Brain Food #473

The same old sh-t

As a teenager, Jean-Michel Basquiat stood at the forefront of street art. Later, his work invaded galleries. His art was beautifully chaotic, breaking all aesthetic boundaries. Worlds collided in it.

Even thirty years ago, ironically, the theme of police brutality prevailed in his work. In 1983, a twenty-five-year-old art student called Michael Stewart died from injuries incurred while in police custody. The policemen were later acquitted. Stewart’s death gave birth to a collection of political paintings by Baquiat, a reaction to the unfairness he was witnessing.

When filling the streets of New York with art, he used the nickname SAMO, a prophetic shorthand for “the same old shit”. Regarding his street art, he said ,“Graffiti has a lot of rules in it as to what you can do and what you can’t do, and I think it’s hard to make art under those conditions.”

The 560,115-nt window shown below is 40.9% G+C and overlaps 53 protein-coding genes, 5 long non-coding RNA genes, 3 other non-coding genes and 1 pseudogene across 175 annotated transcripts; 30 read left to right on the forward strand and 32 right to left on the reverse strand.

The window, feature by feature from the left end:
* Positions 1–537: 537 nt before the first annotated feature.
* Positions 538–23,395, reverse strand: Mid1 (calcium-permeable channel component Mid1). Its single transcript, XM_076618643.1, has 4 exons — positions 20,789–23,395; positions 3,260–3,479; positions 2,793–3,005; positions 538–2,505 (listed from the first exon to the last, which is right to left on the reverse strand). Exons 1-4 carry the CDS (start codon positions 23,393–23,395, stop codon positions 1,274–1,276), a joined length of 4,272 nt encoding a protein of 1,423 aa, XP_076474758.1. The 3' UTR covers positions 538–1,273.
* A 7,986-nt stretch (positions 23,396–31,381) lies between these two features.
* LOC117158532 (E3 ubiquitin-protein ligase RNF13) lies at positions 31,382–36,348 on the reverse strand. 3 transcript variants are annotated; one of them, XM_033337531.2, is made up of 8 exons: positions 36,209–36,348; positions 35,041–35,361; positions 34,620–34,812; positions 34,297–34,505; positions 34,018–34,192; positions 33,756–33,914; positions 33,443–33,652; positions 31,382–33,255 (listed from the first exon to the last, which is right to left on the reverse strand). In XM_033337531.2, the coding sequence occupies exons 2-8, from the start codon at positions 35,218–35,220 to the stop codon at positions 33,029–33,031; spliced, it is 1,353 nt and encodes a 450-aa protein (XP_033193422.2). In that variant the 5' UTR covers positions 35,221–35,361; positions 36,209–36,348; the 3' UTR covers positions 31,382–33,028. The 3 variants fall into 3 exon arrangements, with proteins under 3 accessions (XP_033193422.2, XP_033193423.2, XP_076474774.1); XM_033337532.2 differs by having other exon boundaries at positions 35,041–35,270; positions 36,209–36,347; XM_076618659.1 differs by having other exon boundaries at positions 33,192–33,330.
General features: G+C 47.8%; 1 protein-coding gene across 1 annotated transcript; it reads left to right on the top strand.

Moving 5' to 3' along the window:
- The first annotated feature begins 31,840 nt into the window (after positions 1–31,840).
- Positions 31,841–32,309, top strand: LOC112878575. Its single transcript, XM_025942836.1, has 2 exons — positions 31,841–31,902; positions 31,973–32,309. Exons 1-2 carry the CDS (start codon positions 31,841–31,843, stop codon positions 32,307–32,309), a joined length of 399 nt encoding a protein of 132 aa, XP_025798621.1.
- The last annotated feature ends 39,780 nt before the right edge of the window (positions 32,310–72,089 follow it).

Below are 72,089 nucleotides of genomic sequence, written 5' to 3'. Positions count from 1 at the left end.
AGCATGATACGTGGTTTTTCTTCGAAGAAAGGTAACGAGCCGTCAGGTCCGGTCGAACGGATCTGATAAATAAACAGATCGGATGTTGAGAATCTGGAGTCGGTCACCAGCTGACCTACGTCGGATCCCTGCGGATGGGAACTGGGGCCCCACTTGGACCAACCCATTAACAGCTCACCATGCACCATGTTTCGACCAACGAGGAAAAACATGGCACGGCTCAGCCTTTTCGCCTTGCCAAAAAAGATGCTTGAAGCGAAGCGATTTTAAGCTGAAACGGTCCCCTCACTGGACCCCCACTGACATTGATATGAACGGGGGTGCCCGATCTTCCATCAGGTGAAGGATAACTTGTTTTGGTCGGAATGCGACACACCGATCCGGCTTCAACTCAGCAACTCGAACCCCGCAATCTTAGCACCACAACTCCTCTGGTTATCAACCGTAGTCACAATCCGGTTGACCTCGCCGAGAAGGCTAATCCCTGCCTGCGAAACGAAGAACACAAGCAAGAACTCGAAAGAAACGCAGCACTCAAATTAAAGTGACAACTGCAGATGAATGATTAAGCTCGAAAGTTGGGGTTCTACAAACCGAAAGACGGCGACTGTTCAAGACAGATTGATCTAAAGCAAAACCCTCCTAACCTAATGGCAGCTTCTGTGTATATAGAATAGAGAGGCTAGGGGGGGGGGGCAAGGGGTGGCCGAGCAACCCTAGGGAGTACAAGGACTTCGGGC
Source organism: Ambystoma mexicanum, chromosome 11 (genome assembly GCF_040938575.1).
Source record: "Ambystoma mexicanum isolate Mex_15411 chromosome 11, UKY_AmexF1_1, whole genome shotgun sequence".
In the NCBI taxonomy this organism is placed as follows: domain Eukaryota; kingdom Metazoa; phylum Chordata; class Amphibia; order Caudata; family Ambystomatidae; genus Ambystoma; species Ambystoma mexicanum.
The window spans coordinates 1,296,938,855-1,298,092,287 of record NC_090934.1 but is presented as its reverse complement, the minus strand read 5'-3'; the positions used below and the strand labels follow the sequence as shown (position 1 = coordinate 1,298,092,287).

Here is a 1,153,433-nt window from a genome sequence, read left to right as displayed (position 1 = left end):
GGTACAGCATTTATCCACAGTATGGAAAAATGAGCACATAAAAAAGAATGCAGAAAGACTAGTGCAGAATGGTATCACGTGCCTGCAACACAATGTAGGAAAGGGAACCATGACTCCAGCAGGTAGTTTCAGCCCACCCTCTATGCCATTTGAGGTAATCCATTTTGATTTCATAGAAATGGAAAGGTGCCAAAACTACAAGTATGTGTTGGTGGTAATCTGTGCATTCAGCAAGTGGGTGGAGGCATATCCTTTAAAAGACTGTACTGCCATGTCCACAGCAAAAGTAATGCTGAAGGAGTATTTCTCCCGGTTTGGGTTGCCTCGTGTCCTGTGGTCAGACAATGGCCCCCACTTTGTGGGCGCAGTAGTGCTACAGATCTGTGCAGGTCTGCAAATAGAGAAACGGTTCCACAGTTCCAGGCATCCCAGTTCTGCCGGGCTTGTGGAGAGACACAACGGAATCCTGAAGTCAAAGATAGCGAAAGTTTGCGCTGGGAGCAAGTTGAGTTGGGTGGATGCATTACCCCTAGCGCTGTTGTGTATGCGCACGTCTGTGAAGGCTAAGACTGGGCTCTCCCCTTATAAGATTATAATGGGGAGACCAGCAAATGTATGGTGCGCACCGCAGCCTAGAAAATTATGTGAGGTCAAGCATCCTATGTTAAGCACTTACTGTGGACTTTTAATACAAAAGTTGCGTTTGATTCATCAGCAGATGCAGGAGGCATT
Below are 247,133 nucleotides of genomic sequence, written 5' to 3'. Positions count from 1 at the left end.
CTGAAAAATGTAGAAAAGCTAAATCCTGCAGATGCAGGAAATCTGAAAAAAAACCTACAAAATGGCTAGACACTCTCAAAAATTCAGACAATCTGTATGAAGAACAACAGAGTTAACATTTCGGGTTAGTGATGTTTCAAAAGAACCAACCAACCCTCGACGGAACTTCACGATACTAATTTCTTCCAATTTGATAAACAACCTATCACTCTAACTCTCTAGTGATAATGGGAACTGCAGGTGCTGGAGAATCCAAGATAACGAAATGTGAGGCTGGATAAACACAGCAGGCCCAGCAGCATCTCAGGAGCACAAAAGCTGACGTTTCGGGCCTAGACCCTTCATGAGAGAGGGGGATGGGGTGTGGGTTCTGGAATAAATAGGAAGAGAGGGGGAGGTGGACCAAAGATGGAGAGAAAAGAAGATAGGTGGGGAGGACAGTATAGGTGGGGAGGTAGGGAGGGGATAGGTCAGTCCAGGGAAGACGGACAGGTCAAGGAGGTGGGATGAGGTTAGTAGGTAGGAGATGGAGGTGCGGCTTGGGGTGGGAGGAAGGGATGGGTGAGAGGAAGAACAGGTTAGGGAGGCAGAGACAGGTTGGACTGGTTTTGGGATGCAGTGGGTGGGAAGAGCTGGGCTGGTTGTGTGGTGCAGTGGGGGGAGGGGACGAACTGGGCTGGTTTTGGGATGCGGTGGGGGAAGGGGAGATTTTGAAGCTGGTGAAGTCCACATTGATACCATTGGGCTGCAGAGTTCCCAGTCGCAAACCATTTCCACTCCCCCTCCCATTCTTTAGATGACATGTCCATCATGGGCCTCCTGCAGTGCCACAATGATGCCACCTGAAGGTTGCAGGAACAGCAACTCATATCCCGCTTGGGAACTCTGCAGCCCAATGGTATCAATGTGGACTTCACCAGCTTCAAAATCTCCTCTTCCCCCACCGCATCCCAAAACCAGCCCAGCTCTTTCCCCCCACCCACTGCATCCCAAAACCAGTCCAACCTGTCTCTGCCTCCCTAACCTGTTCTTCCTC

It’s under the most difficult of conditions that innovation, and change, sometimes come to life.

Image may contain Advertisement Poster Art Painting Mural Modern Art and Graffiti

La Hara, 1981


If you were forwarded this email and you'd like to receive more, you can sign up and receive it daily in your inbox.

And if you love Brain Food and want the world to know about it, feel free to share it with them.

Share Brain Food

If you have any questions, thoughts, ideas you'd like to share, just hit reply.

Read longer Brain Food musings on Medium.